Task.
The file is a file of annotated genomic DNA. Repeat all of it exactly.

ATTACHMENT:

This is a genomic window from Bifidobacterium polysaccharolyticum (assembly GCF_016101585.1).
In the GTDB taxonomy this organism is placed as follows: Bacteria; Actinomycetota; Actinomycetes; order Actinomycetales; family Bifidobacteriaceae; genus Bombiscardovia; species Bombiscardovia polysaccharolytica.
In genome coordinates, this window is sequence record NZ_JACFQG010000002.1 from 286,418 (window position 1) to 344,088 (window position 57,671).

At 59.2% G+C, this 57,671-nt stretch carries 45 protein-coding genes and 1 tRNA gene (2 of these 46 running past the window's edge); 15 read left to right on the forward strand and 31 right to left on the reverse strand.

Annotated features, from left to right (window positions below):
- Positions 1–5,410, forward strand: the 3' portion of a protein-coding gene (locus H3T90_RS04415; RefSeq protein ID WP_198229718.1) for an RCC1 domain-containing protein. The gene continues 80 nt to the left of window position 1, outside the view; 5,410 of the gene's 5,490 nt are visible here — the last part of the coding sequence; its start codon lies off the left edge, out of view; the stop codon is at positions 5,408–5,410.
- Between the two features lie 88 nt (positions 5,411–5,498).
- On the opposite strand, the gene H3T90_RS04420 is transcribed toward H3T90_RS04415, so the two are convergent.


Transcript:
This is a genomic window from Bifidobacterium polysaccharolyticum (assembly GCF_016101585.1).
In the GTDB taxonomy this organism is placed as follows: Bacteria; Actinomycetota; Actinomycetes; order Actinomycetales; family Bifidobacteriaceae; genus Bombiscardovia; species Bombiscardovia polysaccharolytica.
In genome coordinates, this window is sequence record NZ_JACFQG010000002.1 from 286,418 (window position 1) to 344,088 (window position 57,671).

At 59.2% G+C, this 57,671-nt stretch carries 45 protein-coding genes and 1 tRNA gene (2 of these 46 running past the window's edge); 15 read left to right on the forward strand and 31 right to left on the reverse strand.

Annotated features, from left to right (window positions below):
- Positions 1–5,410, forward strand: the 3' portion of a protein-coding gene (locus H3T90_RS04415; RefSeq protein ID WP_198229718.1) for an RCC1 domain-containing protein. The gene continues 80 nt to the left of window position 1, outside the view; 5,410 of the gene's 5,490 nt are visible here — the last part of the coding sequence; its start codon lies off the left edge, out of view; the stop codon is at positions 5,408–5,410.
- Between the two features lie 88 nt (positions 5,411–5,498).
- On the opposite strand, the gene H3T90_RS04420 is transcribed toward H3T90_RS04415, so the two are convergent.